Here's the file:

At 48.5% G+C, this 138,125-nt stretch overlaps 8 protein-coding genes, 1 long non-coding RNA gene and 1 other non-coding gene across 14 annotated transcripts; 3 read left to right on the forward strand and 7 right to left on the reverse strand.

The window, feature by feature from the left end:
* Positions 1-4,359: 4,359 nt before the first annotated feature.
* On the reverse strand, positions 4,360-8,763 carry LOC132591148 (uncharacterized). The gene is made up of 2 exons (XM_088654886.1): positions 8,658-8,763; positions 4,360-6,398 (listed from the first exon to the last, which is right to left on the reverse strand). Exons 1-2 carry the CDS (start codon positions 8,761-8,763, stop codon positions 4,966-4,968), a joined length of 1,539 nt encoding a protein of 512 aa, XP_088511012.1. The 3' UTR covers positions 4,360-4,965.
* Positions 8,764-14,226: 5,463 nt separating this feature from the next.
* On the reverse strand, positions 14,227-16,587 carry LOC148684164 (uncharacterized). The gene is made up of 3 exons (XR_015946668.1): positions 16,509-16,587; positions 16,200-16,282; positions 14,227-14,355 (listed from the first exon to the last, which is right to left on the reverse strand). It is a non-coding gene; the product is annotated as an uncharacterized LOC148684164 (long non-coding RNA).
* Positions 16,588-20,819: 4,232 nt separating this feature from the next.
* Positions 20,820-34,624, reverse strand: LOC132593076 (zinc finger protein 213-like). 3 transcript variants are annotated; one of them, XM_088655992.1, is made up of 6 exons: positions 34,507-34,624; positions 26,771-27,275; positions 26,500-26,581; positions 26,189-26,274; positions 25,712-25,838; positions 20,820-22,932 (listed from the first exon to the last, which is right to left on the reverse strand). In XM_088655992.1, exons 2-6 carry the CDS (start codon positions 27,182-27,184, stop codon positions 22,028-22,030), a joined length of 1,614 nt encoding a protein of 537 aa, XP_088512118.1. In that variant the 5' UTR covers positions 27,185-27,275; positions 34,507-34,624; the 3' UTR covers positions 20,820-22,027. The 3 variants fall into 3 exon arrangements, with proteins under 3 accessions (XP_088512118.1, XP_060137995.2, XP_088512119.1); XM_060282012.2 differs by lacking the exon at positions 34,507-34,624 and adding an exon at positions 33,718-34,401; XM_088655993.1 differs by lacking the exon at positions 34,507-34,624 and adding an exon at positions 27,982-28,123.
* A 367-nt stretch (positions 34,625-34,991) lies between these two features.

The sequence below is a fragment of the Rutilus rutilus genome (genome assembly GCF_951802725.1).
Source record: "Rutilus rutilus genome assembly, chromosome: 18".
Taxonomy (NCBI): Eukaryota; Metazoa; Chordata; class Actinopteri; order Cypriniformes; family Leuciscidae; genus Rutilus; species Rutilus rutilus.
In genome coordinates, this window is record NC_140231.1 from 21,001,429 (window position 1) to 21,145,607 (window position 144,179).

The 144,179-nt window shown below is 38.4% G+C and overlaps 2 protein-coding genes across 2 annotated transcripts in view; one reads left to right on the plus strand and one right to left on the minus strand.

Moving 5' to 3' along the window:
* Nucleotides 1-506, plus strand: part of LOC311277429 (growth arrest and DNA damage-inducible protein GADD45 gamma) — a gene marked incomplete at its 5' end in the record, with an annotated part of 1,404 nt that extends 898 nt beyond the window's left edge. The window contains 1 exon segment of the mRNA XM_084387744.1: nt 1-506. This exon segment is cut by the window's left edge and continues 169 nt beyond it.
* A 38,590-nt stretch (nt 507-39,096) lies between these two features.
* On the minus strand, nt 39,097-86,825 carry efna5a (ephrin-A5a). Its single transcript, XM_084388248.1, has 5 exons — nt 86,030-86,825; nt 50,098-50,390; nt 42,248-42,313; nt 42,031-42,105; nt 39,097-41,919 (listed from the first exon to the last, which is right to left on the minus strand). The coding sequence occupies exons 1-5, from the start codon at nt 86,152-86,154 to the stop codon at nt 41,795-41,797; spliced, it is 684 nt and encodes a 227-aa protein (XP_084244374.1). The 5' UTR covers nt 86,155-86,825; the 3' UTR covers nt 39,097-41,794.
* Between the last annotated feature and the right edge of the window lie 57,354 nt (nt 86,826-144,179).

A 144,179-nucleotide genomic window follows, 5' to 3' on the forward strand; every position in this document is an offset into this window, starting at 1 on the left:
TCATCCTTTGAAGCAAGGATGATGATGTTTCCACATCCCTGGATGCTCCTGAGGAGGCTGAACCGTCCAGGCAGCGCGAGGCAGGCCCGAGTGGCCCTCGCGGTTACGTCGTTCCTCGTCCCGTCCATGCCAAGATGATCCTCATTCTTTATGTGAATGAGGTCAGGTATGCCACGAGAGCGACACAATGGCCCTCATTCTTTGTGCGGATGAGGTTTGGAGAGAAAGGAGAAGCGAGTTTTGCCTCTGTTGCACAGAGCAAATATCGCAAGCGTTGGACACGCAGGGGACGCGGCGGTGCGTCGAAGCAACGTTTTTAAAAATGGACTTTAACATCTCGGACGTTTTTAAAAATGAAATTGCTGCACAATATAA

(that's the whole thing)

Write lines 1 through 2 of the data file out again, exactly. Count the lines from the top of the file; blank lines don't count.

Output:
At 48.5% G+C, this 138,125-nt stretch overlaps 8 protein-coding genes, 1 long non-coding RNA gene and 1 other non-coding gene across 14 annotated transcripts; 3 read left to right on the forward strand and 7 right to left on the reverse strand.

The window, feature by feature from the left end: